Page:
Health IT Standards Checkup: Interoperable Health Care System Progress Report

In this day and age of electronic interfaces, social media, and patients checking their own health records via mobile device, the ways in which Health Information Technology (Health IT) conducts its business are changing. Yet that does not mean that standards go out the window; to the contrary, during times of change standards become that much more important.

A major effort currently underway is to ensure that all health care systems are interoperable. This can take many forms, according to Healthcare Information and Management Systems, from providing necessary data bridges between the internal areas of, say, a hospital – such as the laboratory, pharmacy, and patient care documentation system so that they are all able to communicate quickly and effectively. It also means hospitals can communicate with clinics, physicians can communicate between their offices and local hospital, and patient records can be easily retrieved.

But this is not as simple as making sure that platforms used by different physicians or health care providers are able to communicate. Patients now use mobile phones and tablets to keep track of health records and make appointments, in addition to home computers. An interoperable health care system must therefore provide protection as well as information. Standards are being implemented to ensure safety of patient information, but are not complete.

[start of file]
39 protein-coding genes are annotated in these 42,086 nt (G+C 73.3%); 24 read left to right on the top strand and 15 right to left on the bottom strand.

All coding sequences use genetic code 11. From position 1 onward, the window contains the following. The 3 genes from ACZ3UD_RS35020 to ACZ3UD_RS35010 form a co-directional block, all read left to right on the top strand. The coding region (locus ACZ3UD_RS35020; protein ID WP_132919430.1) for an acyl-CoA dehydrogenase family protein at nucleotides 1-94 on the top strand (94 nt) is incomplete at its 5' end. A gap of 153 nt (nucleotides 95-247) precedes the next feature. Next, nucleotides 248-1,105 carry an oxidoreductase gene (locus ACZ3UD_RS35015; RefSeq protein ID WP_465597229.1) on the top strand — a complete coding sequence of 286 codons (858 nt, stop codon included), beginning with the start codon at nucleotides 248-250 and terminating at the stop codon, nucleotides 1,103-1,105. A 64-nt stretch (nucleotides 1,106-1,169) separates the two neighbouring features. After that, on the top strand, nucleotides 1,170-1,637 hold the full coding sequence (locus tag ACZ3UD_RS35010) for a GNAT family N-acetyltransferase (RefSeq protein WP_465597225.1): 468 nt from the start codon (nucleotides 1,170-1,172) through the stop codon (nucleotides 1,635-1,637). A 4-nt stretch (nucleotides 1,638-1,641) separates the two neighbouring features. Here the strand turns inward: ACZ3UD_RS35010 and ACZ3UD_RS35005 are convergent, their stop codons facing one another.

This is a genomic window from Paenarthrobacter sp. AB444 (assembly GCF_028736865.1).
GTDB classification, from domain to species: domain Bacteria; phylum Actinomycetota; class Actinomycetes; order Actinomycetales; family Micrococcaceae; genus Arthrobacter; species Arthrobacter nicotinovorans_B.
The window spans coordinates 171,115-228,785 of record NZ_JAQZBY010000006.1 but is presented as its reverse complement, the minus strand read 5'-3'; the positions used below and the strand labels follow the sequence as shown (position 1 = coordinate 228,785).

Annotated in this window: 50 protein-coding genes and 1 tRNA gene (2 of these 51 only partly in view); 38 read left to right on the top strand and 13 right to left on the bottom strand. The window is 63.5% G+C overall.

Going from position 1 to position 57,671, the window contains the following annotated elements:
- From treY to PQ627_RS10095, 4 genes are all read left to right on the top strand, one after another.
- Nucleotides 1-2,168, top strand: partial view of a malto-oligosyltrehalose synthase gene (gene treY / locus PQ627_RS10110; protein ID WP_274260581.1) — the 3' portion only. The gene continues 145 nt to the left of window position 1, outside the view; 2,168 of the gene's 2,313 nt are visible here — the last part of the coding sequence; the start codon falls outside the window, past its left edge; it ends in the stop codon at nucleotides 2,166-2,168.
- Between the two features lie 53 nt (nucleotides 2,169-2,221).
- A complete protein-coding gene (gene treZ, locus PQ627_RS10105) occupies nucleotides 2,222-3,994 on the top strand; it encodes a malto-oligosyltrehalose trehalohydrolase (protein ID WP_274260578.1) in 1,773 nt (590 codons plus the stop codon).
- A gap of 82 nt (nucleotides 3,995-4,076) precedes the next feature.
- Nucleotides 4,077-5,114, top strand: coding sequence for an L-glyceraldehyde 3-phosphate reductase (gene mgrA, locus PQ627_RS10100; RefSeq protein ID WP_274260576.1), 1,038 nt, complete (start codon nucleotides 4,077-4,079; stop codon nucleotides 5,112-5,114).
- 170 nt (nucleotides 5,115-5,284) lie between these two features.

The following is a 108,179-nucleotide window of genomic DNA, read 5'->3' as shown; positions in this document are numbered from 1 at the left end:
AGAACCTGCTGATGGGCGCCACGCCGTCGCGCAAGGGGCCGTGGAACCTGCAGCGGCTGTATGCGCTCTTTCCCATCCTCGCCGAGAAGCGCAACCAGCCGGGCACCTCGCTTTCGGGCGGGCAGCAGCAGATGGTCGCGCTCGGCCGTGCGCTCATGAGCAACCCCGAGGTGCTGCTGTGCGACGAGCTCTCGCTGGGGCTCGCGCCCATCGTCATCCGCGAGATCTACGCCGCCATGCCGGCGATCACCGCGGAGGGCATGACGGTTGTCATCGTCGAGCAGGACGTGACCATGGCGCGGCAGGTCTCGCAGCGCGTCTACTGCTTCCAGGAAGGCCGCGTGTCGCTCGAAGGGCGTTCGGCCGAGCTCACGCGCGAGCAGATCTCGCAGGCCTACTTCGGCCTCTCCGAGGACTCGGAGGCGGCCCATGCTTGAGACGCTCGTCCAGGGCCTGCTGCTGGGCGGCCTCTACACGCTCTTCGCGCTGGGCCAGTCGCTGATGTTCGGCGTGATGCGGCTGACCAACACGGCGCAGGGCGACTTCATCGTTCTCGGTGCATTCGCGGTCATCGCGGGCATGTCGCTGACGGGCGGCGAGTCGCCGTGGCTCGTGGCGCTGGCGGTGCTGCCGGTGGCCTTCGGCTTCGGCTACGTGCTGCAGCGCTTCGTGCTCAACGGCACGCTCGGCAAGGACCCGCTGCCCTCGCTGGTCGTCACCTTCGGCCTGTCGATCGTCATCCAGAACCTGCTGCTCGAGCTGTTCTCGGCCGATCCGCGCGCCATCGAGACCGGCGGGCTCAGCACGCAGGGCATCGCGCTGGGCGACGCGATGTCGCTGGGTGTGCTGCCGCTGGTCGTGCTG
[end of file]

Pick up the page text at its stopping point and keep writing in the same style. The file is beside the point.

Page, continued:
There are other attempts to ensure fast, easy, intelligible communication between different systems. RxNORM, according to the U.S. National Library of Medicine, is an initiative that provides “normalized names for clinical drugs and links its names to many of the drug vocabularies commonly used in pharmacy management and drug interaction software.” The end goal is to reduce the amount of time it takes to decipher messages between different systems not built on the same vocabularies.

Another effort is SNOMED, which according to the International Health Terminology Standards Development Organisation, provides cross-platform terminologies with standardized definitions, making the entering of patient data into the electronic health record (EHR) more easily understood across systems. Since the EHR is such a fundamental part of today’s health IT, ensuring its usability across databases and countries is paramount.

Other attempts to make aspects of the Health IT sector electronic are currently being rolled out, such as the Electronic Submission of Medical Documentation system. According to the Centers for Medicare and Medicaid Services, this is an effort to institutionalize digital signatures (esMD) when contractors who overlook Medicare-using providers request information. This rollout will eventually result in providers’ ability to submit documentation electronically instead of in the only two forms currently available: print or fax. This is yet another example of how standards are changing to meet the current demand the health care systems be up-to-date, interoperable, flexible and accurate.

The adjustment of Health IT to an electronic world is progressing smoothly, but standards are more necessary than ever to ensure that patient, provider and overall system are all protected in the new electronic age.

Sources: What is Interoperability?. RxNorm, About SNOMED CT, Electronic Submission of Medical Documentation (ESMD)


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